What Does the WINEP Group Want?
One aspect of the WINEP statement suggests that they want the administration to treat Iran in 2015 like Iraq in 1991.
Iraq in 1991 was defenseless and friendless. Saddam Hussein had no option but to concede the dismantlement of his fledgling nuclear program and to grant international inspectors the right to roam at will through his territory and interview whom they pleased.
Iran in 2015 is neither friendless nor defenseless. They are in a much stronger position to insist on proportionality, on reasonable limits to the access rights of international inspectors. Even so, for the next decade or longer Iran will be monitored more intrusively than any other party to the Nuclear Non-Proliferation Treaty (NPT).
Another aspect of the statement suggests a burning wish to uncover every detail of whatever research into nuclear weapons Iran may have undertaken prior to 2004. This is unreasonable:
Of course it would be wise of Iran to find some way of reassuring its negotiating partners that all such research has been terminated and is now considered haram. But a nuclear agreement should not be held hostage to a humiliating confession from Iran or to the granting of Iraqi-style investigation rights to the International Atomic Energy Agency (IAEA).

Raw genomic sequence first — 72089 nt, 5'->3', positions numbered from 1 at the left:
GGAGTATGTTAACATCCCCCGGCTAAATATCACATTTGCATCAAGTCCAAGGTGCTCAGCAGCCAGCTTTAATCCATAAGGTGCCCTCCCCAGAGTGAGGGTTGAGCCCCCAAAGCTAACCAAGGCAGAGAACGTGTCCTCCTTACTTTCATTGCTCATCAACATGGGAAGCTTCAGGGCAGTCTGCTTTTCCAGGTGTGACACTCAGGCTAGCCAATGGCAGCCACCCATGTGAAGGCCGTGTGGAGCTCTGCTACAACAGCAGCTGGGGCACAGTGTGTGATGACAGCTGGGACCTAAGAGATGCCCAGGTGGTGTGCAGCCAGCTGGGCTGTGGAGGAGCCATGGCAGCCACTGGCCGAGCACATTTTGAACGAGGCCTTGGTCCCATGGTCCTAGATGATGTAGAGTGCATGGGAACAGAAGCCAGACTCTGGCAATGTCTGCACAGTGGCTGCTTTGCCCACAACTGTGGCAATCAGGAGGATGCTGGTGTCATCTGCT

To be frank, it is hard to believe that last week Einhorn, Dennis Ross, and Gary Samore, or any of the other signatories, really thought that they were doing the administration a good turn. It looks more likely that the statement was intended to complicate the administration’s task by setting goals for the negotiation that the group knew to be unattainable. This is reminiscent of one of the tactics of opponents of a nuclear deal: describing what a “good” agreement must include to open the way to condemning a lesser agreement as a “bad” agreement.
Also reminiscent of those tactics is the group’s urging that the administration ignore negotiating deadlines in preference to sealing a “bad” deal. But at least that passage of the statement is amusing: the group assumes, implicitly, that Iran will happily grant the US administration all the time it needs to sanction Iran into conceding the draconian terms that the group is recommending!
About the Author: Peter Jenkins was a British career diplomat for 33 years, following studies at the Universities of Cambridge and Harvard. He served in Vienna (twice), Washington, Paris, Brasilia and Geneva. He specialized in global economic and security issues. His last assignment (2001-06) was that of UK Ambassador to the IAEA and UN (Vienna). Since 2006 he has represented the Renewable Energy and Energy Efficiency Partnership, advised the Director of IIASA and set up a partnership, ADRgAmbassadors, with former diplomatic colleagues, to offer the corporate sector dispute resolution and solutions to cross-border problems. He was an associate fellow of the Geneva Centre for Security Policy from 2010 to 2012. He writes and speaks on nuclear and trade policy issues.